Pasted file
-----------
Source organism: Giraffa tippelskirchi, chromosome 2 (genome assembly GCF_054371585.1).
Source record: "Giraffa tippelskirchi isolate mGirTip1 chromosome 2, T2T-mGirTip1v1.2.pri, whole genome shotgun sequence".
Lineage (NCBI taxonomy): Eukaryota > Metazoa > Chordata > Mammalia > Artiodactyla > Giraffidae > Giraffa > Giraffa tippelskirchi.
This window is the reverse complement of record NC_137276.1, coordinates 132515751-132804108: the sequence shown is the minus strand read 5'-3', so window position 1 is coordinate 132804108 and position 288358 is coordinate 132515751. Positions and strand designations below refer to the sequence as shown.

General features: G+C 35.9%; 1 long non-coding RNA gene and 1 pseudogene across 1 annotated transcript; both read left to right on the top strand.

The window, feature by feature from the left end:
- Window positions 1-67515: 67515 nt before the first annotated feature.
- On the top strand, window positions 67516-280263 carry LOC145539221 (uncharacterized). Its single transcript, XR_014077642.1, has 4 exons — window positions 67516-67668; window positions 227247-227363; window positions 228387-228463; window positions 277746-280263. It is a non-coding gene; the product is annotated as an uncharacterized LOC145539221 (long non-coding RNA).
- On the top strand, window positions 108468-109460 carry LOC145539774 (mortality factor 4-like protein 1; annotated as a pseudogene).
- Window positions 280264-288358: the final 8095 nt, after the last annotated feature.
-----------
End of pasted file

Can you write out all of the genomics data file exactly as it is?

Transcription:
Source organism: Giraffa tippelskirchi, chromosome 2 (genome assembly GCF_054371585.1).
Source record: "Giraffa tippelskirchi isolate mGirTip1 chromosome 2, T2T-mGirTip1v1.2.pri, whole genome shotgun sequence".
Lineage (NCBI taxonomy): Eukaryota > Metazoa > Chordata > Mammalia > Artiodactyla > Giraffidae > Giraffa > Giraffa tippelskirchi.
This window is the reverse complement of record NC_137276.1, coordinates 132515751-132804108: the sequence shown is the minus strand read 5'-3', so window position 1 is coordinate 132804108 and position 288358 is coordinate 132515751. Positions and strand designations below refer to the sequence as shown.

General features: G+C 35.9%; 1 long non-coding RNA gene and 1 pseudogene across 1 annotated transcript; both read left to right on the top strand.

The window, feature by feature from the left end:
- Window positions 1-67515: 67515 nt before the first annotated feature.
- On the top strand, window positions 67516-280263 carry LOC145539221 (uncharacterized). Its single transcript, XR_014077642.1, has 4 exons — window positions 67516-67668; window positions 227247-227363; window positions 228387-228463; window positions 277746-280263. It is a non-coding gene; the product is annotated as an uncharacterized LOC145539221 (long non-coding RNA).
- On the top strand, window positions 108468-109460 carry LOC145539774 (mortality factor 4-like protein 1; annotated as a pseudogene).
- Window positions 280264-288358: the final 8095 nt, after the last annotated feature.